On Depression & Exercise

Image from: theangrytherapist.com



If you Google “depression & exercise”, you will find medical research articles as well as pages by the Mayo ClinicHarvard HealthWedMD, etc. listing all the benefits of exercise to alleviate depression & anxiety.


Let’s be honest.


If you are depressed/anxious and sitting at home in your pajamas Googling “depression”, “support group”, “home exercise”, “alternatives to antidepressants”, “natural remedies for depression”, the last thing you actually want to do is exercise. Trust me, I’ve been there.


The reality is, you are silently thanking app developers for DoorDash, Amazon & InstaCart so that you can get your fix of pizza, ice cream & chips without stepping past your front door.


Before we start talking about an exercise regimen, let’s look quickly at a few things:


  1. It is OK to be sad (even depressed). Yes, really. To be a whole person and to experience life and what it is to be human, it is OK (if not mandatory) to experience sadness. Despite what pharma ads, reality TV, Instagram & Pinterest tell us, being human is to experience the entire spectrum of emotions; even the ones we perceive to be negative. You may have experience a loss, you may have encountered a failure, your heart may have been broken, you have have received bad news or a horrific diagnosis. These are all good and real reasons to be sad, depressed and anxious.


  1. When was the last time you showered? Before streaming exercise channels and joining a local gym, ask yourself, when was the last time you got out of your pajamas and had a hot shower? If it’s been over 5 days, consider cleaning up and wearing real clothes and shoes before committing to something like “I will get up at 6am every day and join the BootCamp class at my local park because it will boost my endorphin levels”. Talk about setting yourself up for failure and feeling more depressed. Have a shower, get dressed and call it a win.


  1. When was the last time you spoke to/saw another person? Depression and anxiety are very isolating. You can’t quite express how overwhelmed you feel, so you just stop talking and shut people out. Even if you live with a significant other, you have gone days without speaking. Call a friend to say hi, start a conversation even if it is about something on TV. If you can manage a smile or a laugh, you have achieved so much.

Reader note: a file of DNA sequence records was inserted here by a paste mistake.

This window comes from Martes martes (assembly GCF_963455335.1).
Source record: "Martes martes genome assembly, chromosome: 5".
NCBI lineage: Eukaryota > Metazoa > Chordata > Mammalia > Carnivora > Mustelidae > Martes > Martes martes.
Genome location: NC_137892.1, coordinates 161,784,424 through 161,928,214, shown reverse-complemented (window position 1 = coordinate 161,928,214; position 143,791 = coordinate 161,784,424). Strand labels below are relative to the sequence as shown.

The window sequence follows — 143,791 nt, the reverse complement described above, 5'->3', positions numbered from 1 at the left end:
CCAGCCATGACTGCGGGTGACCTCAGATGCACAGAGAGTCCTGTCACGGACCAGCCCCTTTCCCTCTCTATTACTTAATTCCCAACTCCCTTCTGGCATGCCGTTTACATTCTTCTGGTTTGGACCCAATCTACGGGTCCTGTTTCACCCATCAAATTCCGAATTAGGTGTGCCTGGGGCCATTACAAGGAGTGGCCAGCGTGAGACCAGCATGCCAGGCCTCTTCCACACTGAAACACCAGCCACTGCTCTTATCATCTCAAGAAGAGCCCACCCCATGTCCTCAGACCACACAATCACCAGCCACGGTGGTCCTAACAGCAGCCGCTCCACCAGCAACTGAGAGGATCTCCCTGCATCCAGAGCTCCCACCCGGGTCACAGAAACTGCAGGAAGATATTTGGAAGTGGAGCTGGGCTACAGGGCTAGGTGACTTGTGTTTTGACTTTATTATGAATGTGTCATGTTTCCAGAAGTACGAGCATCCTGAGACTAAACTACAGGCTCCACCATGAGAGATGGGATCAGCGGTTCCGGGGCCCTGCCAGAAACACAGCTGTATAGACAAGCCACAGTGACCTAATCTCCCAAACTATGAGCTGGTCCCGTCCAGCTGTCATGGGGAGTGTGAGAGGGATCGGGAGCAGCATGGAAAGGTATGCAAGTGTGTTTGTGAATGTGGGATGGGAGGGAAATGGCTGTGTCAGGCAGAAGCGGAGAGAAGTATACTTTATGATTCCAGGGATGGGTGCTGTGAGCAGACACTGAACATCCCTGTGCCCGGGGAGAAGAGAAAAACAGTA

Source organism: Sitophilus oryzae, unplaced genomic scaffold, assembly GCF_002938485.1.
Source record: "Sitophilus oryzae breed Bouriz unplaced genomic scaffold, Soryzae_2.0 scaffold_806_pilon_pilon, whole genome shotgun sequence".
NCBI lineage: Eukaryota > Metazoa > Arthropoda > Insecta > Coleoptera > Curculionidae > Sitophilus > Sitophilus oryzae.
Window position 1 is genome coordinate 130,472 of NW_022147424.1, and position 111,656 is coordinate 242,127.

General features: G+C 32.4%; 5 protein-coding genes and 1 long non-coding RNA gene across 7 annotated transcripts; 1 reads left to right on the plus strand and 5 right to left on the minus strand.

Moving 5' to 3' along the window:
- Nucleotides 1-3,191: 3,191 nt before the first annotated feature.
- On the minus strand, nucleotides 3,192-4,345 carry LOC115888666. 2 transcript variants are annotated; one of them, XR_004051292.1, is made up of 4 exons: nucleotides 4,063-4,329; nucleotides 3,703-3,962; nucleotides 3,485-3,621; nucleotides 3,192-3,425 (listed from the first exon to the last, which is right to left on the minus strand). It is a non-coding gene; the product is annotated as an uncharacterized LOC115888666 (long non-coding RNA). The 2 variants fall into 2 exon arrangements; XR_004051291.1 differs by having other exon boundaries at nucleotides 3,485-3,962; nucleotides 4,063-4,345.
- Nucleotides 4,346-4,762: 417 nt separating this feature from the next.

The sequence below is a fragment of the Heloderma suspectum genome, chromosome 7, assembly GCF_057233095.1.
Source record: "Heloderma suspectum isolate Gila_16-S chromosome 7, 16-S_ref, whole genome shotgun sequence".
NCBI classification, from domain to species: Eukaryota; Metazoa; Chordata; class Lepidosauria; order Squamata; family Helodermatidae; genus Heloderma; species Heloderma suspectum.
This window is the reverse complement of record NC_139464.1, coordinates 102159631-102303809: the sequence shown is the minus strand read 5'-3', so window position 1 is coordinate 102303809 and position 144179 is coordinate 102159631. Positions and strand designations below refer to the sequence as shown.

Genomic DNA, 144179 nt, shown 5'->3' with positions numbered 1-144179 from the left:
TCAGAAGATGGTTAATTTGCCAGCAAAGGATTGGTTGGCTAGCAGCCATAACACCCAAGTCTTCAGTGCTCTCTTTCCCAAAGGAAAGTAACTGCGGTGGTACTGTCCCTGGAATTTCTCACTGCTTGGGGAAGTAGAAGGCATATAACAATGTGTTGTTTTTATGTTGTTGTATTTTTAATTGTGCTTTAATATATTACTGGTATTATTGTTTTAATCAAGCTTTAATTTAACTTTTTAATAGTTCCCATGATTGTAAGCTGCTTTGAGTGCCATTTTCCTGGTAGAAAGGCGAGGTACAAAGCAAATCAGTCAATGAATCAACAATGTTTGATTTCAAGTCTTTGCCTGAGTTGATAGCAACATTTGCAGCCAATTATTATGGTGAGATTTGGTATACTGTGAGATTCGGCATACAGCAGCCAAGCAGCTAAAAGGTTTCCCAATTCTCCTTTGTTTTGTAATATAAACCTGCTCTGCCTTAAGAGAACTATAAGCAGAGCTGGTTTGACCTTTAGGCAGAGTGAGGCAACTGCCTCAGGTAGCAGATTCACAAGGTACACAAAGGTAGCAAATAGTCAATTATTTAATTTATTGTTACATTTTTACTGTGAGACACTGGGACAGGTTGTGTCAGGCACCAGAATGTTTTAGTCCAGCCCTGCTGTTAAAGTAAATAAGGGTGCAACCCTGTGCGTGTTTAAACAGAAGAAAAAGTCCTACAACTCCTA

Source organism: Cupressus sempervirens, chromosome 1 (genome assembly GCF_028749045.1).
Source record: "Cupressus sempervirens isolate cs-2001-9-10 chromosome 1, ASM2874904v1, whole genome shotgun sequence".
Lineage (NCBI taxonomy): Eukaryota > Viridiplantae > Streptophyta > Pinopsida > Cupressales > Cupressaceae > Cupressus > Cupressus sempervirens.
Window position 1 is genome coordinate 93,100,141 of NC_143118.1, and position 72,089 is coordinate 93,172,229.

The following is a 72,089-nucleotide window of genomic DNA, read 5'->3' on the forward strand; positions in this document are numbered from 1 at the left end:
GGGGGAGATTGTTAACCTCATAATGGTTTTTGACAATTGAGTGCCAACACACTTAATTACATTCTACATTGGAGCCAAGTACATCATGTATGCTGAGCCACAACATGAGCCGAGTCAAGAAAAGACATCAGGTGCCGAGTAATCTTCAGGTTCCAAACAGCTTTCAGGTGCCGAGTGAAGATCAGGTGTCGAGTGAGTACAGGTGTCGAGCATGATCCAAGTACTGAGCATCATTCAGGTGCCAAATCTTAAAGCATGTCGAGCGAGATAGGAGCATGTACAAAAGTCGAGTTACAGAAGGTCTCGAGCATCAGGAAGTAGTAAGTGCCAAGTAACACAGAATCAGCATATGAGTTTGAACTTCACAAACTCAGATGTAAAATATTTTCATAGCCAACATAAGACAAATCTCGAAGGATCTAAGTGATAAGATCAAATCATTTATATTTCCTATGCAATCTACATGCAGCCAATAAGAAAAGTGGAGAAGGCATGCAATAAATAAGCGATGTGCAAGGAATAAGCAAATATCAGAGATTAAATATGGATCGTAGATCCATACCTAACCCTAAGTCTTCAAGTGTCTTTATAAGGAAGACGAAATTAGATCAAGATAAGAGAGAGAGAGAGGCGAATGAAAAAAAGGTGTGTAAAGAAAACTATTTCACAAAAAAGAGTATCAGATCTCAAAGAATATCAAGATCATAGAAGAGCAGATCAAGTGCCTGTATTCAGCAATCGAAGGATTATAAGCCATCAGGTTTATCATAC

1. Is it a chemical imbalance? You may have a chemical imbalance that requires pharmaceuticals or an adjustment to the level of your current medication/s. Stop doing online searches — seek out a real doctor and/or therapist.


Once you are at the point of being able to get showered and dressed most days, and stepping past the threshold of your front door doesn’t make your heart race, then you can consider working with someone on an exercise/movement plan.


Tips for working with a client with depression/anxiety: If I get a call or email from someone with a specific request to help with their anxiety/depression, I always ask them to come in for a 30-minute appointment. Anything longer can be just too much.


Schedule the meeting when your facility is off-peak. Too many people, too much movement is too much.


Other than quick legal waivers/paperwork, we talk about how we can work together. Do not overwhelm with paperwork and long term goals and short term goals and assessments. It is all unnecessary stress.


Introduce some gentle movements and mobility work. If you are familiar with PNF (proprioceptive neuromuscular facilitation) you will see some great results. It is also a great way to have caring human contact.


I am lucky enough to work in facilities that have Power Plates. Whole body vibration therapy can help soothe the nervous system. Find a vibration setting that the client finds soothing. Get them into a comfortable position (kneeling/sitting on the Plate, child’s pose, lying down), close their eyes and just breathe with the sound of the vibration.


I end the session by asking the client to do me a huge favour — eat a meal they truly enjoy. Remind them of all the small things that bring pleasure to their lives.


One gentle step at a time.


From there, you can start building wellness and movement bubbles around them that they can sustain on their own. Set them up for success at each session and in the time between sessions.


— Fiona

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